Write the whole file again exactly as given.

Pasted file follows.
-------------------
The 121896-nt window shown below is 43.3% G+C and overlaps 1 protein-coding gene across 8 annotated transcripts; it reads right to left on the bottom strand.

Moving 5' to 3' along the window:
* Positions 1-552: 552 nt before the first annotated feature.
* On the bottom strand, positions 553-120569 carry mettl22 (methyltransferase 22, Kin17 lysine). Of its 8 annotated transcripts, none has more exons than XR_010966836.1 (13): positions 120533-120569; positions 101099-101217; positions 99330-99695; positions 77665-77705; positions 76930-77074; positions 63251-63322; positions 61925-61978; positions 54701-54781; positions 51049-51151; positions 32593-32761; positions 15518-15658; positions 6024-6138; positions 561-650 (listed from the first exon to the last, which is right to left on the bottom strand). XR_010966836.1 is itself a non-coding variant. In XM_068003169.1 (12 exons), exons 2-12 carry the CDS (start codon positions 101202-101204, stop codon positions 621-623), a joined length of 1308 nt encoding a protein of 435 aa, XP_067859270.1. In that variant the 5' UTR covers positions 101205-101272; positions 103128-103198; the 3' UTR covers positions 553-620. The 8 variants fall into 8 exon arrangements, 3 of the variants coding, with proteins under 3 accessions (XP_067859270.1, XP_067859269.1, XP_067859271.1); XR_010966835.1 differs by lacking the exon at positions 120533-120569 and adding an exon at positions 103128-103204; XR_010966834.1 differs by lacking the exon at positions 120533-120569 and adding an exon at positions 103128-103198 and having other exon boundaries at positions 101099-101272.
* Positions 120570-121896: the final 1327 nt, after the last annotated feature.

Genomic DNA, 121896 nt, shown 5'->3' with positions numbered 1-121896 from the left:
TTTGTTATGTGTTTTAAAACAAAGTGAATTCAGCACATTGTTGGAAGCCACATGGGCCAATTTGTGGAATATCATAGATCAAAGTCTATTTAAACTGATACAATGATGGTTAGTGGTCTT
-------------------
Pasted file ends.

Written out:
The 121896-nt window shown below is 43.3% G+C and overlaps 1 protein-coding gene across 8 annotated transcripts; it reads right to left on the bottom strand.

Moving 5' to 3' along the window:
* Positions 1-552: 552 nt before the first annotated feature.
* On the bottom strand, positions 553-120569 carry mettl22 (methyltransferase 22, Kin17 lysine). Of its 8 annotated transcripts, none has more exons than XR_010966836.1 (13): positions 120533-120569; positions 101099-101217; positions 99330-99695; positions 77665-77705; positions 76930-77074; positions 63251-63322; positions 61925-61978; positions 54701-54781; positions 51049-51151; positions 32593-32761; positions 15518-15658; positions 6024-6138; positions 561-650 (listed from the first exon to the last, which is right to left on the bottom strand). XR_010966836.1 is itself a non-coding variant. In XM_068003169.1 (12 exons), exons 2-12 carry the CDS (start codon positions 101202-101204, stop codon positions 621-623), a joined length of 1308 nt encoding a protein of 435 aa, XP_067859270.1. In that variant the 5' UTR covers positions 101205-101272; positions 103128-103198; the 3' UTR covers positions 553-620. The 8 variants fall into 8 exon arrangements, 3 of the variants coding, with proteins under 3 accessions (XP_067859270.1, XP_067859269.1, XP_067859271.1); XR_010966835.1 differs by lacking the exon at positions 120533-120569 and adding an exon at positions 103128-103204; XR_010966834.1 differs by lacking the exon at positions 120533-120569 and adding an exon at positions 103128-103198 and having other exon boundaries at positions 101099-101272.
* Positions 120570-121896: the final 1327 nt, after the last annotated feature.

Genomic DNA, 121896 nt, shown 5'->3' with positions numbered 1-121896 from the left:
TTTGTTATGTGTTTTAAAACAAAGTGAATTCAGCACATTGTTGGAAGCCACATGGGCCAATTTGTGGAATATCATAGATCAAAGTCTATTTAAACTGATACAATGATGGTTAGTGGTCTT